Stakes for RP High as WTO Services Talks Nears Deadline

Original Publication Date: 
29 May, 2005

IBON Features-- The end of May could breathe new life or kill the services talks in the World Trade Organization. It is the deadline for the submission of new and revised offers of services sectors up for liberalization.

Crucial to the present negotiations is the request-offer process, in which individual WTO members make requests of others for new market access and national treatment commitments, and respond with offers of new commitments.

As of the February 2005 negotiating cluster, the last formal cluster before the May 31 deadline, 45 member countries are still expected to make offers (excluding the Least Developed Countries).

Of crisis and benchmarks

The Chair of the Services Negotiating Committee and the WTO Secretariat declared the negotiations in crisis and a proposal to establish quantitative benchmarks-- a minimum level of commitments that any WTO member would have to make in this round of negotiations -- was floated.

The United States said the request-offer approach has failed to sufficiently advance the current round of talks and suggested supplementing the approach with a new initiative designed to bring other countries up to US standards. American negotiators have been discussing the initiative with other developed countries, including the European Union, Canada and Japan.

According to the US, a number of WTO members with potentially significant services markets, such as the Philippines, South Africa, Pakistan, and Morocco, have failed to submit initial market-opening offers in the talks, and many offers currently on the negotiating table contain no commitments in sectors such as distribution, maritime transportation and construction. Other sectors where offers are weak include healthcare, education, environmental services, and postal/courier services.

The depiction of a crisis in GATS talks is a ploy to force many Third World countries to submit offers in services. The proposed benchmarks are also meant to compel countries to commit their services to be liberalized even if they do not intend to.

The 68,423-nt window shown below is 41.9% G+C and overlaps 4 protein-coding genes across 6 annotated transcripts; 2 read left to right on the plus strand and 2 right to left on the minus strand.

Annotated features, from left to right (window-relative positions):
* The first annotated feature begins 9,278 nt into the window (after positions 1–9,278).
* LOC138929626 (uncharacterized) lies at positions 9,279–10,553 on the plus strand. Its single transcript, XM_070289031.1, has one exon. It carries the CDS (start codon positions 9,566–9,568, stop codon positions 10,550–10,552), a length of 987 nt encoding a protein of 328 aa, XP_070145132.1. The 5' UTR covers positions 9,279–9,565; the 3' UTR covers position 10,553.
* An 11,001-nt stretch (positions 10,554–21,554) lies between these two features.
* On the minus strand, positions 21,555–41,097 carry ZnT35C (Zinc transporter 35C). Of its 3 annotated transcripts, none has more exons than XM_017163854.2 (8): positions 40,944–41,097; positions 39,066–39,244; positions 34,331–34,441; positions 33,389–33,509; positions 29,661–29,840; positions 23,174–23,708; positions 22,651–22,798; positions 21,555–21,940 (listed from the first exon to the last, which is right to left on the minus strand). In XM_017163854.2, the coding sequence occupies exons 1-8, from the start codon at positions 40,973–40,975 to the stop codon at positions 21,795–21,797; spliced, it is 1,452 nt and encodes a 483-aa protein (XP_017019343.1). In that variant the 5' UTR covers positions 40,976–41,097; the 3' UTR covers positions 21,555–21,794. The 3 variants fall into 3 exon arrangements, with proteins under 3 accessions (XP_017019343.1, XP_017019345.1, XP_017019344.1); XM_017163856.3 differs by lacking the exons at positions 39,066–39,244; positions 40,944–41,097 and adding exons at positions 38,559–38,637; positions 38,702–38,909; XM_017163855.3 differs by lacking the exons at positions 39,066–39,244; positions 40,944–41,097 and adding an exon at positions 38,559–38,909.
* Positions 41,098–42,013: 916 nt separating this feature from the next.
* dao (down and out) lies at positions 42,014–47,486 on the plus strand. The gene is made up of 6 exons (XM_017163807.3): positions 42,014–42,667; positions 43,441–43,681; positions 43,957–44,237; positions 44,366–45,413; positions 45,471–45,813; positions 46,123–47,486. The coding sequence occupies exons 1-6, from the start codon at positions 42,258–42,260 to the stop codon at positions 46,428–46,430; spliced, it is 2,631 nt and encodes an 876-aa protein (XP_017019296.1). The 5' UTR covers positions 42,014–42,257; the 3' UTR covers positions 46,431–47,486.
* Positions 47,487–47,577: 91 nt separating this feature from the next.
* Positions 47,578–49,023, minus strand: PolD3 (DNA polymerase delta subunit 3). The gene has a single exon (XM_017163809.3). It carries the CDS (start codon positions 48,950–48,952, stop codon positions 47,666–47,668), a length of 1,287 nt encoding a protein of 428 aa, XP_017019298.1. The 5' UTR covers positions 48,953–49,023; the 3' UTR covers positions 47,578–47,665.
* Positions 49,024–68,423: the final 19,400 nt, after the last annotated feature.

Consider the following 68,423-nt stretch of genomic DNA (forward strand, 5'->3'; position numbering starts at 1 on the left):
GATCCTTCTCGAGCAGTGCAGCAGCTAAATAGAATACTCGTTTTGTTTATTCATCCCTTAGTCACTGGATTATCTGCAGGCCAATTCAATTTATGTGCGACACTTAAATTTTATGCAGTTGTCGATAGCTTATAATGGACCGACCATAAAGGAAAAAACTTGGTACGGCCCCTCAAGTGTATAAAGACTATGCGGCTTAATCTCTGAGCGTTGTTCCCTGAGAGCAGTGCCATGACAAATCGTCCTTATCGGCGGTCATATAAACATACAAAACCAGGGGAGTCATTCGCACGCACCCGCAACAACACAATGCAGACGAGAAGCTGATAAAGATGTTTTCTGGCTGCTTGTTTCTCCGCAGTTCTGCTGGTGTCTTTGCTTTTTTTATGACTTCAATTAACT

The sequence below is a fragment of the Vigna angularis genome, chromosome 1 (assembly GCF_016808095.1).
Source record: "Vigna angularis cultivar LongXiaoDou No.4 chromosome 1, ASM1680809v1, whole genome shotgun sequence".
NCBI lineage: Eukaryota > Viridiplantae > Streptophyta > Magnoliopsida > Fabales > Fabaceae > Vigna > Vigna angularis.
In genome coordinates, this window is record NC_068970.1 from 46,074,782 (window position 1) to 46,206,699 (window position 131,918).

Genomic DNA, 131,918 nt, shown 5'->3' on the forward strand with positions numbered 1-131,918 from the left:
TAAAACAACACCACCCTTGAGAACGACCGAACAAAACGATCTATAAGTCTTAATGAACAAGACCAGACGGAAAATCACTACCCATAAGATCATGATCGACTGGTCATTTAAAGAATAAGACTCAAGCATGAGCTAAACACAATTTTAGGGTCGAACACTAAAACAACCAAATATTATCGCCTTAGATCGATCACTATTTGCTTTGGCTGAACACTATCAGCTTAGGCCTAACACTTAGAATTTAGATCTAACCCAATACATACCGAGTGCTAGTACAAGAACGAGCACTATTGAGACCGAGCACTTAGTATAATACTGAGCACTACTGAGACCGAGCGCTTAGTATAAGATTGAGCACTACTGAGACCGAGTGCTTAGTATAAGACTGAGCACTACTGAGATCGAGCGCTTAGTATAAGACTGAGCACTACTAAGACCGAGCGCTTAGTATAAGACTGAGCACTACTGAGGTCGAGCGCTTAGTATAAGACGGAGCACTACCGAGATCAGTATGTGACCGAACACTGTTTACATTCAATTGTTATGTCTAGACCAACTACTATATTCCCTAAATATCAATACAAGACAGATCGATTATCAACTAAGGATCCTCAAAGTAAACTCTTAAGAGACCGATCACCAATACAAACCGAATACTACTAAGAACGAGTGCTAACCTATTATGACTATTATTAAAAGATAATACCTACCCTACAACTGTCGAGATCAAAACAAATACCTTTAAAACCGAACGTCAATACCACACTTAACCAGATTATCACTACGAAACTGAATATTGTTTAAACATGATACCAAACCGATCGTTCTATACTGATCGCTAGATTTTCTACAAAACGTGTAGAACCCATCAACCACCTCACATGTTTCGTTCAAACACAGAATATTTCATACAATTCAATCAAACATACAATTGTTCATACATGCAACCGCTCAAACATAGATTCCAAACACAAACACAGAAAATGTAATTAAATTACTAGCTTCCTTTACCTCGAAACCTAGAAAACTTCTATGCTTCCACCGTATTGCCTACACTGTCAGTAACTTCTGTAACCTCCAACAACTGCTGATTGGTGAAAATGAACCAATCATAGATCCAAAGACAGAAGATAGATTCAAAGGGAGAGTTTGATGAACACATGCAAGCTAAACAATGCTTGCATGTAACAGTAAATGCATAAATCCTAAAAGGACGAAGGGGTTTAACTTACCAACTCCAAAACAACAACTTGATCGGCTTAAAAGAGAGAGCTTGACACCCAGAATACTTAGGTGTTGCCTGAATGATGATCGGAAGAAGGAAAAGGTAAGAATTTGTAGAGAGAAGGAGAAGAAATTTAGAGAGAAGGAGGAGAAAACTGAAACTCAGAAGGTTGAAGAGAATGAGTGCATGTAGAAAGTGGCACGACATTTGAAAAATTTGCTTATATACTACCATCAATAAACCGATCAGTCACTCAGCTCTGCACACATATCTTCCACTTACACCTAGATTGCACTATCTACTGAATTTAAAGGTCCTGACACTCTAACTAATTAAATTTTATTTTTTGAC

Mode 4

Given the continuing offensives of developed countries in opening up their services sector, governments of Third World countries are pushing for Mode 4 (Temporary Movement of Natural Persons) as a key issue.

Many poor countries have registered their disappointment in the services talks because of the lack of improvement on Mode 4 offers of developed countries while they are being pressured to submit offers for liberalization on other modes. For these governments, Mode 4 represents one of the few areas that provide gains for them in the liberalization process.

In general, Mode 4 of the GATS covers: 1) persons providing services where a foreign service supplier obtains a contract to supply services to the host country company and sends its employees to provide the services; 2) independent service providers abroad: an individual selling services to a host country company or to an individual; 3) persons employed abroad by foreign companies established in the host country (but excluding nationals of the host country).

Underdeveloped countries have criticized the United States and other rich countries for failing to offer any substantive offers on Mode 4. Among the issues being raised in the negotiations regarding Mode 4 commitments are:

1) De-linking or separation of Mode 4 from Mode 3- the application of Mode 4 at present is restricted and often associated with commercial presence. Third World countries, led by India, have been urging the separation of Mode 4 from Mode 3. The main argument is that only transnational corporations (TNCs) from developed countries can afford commercial presence.

2) Horizontal commitments are limited- despite the fact that Mode 4 commitments are mostly horizontal and cover almost all services, these are subject to various limitations regarding immigration rules and economic needs test. Due to these limitations, the application and benefits from Mode 4 as a mode of supply is relatively narrow and biased towards highly skilled and professionals employed by the TNCs.